After three hours of contentious debate, a sharply divided Southern California Rapid Transit District board passed a compromise plan Thursday that would allow sheriff's deputies to provide security on the Metro Rail Blue Line for another year while the Transit Police gear up to take over.
But the board's vote--which also calls for the Transit Police to get more money and officers to patrol buses--does not mean an end to the long-running battle over who will police Los Angeles County's burgeoning mass rail system.
The RTD plan must still be approved by the Los Angeles County Transportation Commission, and officials there say it will probably face tough opposition.
"It is probably not going to receive a very positive reaction on the commission," said LACTC Executive Director Neil Peterson. "The commission's desire very clearly is that the (sheriff's) contract be extended at a minimum two years and hopefully five years so that there is not this year-to-year concern that there is going to be a change with something that is working very, very well."
The vote is a partial victory for the beleaguered RTD police force, which is struggling to erase its image as an unprofessional agency. During the meeting, board member after board member praised the performance of the force under its new chief, Sharon Papa.
But as Papa began to see that the board was not going to give Transit Police the authority to patrol the line right away, she grew frustrated.
"You're going to do what you're going to do," she said. "We don't need another year."
Thursday's vote came two years after the RTD board snubbed its own police force and awarded a $12-million contract for the deputies to patrol the Blue Line. The new proposal, approved by a 6-4 vote with one abstention, would extend that contract, giving the Sheriff's Department $13.8 million to police the Blue Line during the 1992-1993 fiscal year.
The RTD police maintained that they could do the job for $8.2 million--a figure the Sheriff's Department disputed.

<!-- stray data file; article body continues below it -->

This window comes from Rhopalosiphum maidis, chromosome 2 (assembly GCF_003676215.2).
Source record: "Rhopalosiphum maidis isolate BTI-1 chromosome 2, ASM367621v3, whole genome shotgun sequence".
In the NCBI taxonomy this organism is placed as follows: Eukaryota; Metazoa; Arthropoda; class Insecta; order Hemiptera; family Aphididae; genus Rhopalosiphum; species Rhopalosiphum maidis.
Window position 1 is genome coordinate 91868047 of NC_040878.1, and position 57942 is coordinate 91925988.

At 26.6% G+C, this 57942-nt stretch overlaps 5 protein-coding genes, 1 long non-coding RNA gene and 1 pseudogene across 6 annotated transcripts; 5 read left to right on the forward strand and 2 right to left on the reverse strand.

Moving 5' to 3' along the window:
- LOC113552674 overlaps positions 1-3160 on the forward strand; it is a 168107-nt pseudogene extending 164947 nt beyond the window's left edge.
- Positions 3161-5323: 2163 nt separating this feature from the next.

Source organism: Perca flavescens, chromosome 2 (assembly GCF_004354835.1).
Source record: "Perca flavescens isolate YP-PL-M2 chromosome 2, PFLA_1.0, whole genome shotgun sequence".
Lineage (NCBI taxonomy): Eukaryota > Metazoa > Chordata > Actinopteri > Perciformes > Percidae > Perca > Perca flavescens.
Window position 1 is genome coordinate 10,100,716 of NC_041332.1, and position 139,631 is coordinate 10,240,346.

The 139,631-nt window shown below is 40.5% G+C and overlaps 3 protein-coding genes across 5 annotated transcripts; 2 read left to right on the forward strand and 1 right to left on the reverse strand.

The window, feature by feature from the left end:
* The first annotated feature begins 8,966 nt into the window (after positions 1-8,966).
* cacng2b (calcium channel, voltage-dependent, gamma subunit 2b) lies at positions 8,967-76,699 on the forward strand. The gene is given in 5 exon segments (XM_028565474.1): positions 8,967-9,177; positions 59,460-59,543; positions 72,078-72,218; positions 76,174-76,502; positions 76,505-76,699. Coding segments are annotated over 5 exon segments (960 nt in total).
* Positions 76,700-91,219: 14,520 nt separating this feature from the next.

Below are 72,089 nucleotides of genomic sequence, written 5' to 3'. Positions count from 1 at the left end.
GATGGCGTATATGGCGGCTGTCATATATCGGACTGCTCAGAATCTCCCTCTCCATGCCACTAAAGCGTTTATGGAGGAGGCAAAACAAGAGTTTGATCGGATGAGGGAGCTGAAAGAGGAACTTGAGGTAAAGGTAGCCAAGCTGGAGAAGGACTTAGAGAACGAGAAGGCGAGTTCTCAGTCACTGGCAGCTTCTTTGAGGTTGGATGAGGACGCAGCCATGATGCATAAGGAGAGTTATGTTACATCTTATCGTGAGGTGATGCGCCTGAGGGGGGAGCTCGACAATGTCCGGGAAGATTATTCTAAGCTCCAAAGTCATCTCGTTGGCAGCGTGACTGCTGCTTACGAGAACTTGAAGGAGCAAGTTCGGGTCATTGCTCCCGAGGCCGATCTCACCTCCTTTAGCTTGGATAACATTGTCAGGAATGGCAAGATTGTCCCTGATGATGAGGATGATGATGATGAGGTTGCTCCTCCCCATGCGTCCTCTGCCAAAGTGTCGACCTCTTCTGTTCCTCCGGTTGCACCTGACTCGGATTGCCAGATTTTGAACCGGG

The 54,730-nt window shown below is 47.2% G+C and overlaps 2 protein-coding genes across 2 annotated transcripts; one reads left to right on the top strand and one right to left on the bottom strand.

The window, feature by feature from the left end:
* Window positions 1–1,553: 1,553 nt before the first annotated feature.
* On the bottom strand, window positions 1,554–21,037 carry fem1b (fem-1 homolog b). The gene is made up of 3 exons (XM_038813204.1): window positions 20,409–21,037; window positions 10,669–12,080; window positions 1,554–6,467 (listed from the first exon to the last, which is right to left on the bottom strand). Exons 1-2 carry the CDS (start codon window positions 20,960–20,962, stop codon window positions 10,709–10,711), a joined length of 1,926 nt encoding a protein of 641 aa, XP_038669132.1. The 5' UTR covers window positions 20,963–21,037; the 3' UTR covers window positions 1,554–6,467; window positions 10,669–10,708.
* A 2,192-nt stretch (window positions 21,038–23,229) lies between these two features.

The plan also calls for expanding the size of the RTD police force by 50, for a total of 242 officers, and increasing the budget of the force by $8.5 million. The additional officers and money would enable the force to expand service on the district's 2,500 buses. Its current budget is $12.1 million to patrol the buses, as well as 19,668 bus stops, warehouses, maintenance yards and the district headquarters.
In addition, the plan stipulates that the RTD officers will begin training to take over patrol of the Blue Line on Jan. 1, 1993, six months before the contract with the Sheriff's Department would expire.
But LACTC Executive Director Peterson said his commission--which funds the Blue Line and would be required to pay for the RTD plan--believes the transit police should be used to enhance security on the buses, rather than to patrol rail lines.
Before Thursday's vote, there was heated debate among RTD board members, some of whom complained they had been subjected to heavy lobbying in favor of the Sheriff's Department. One board member said the Board of Supervisors was putting pressure on the RTD, while another said he had received numerous phone calls from city officials who contract with the Sheriff's Department for services.
"I'm not a babe in the woods," said board member Antonio Villaraigosa. "I know that politics generates a lot of what we do. But it can't consume what we do."
Others, like board member James Tolbert, said the issue was safety--not politics. They feared that ridership would decline on the Blue Line if passengers did not feel safe, and he said the success of future rail lines depends on the Blue Line's performance.
"The Blue Line is our calling card," Tolbert said. "It's too much of a risk for us to make a change at this point. . . . The Blue Line is safe, clean and on time. The safety comes first."
The approved proposal was an unexpected spinoff of a plan previously worked out by board members Mas Fukai, chief deputy to county Supervisor Kenneth Hahn, and Don Knabe, chief deputy to Supervisor Deane Dana. Fukai denied that there had been any pressure from Hahn or the supervisors, but acknowledged that he and Knabe had come up with a package based on conversations with Peterson before Thursday's meeting.
Under the Fukai-Knabe plan, the sheriff's contract would have been extended for two years and the LACTC would have provided an additional $5.5 million to maintain the Transit Police at its current 192 officers. Fukai said after the meeting that Peterson promised the extra money if the sheriff's contract were renewed.
The plan that was ultimately approved was proposed by board member Richard Alatorre, who strongly advocated giving the Blue Line job to the RTD police. Fukai and Knabe voted against it.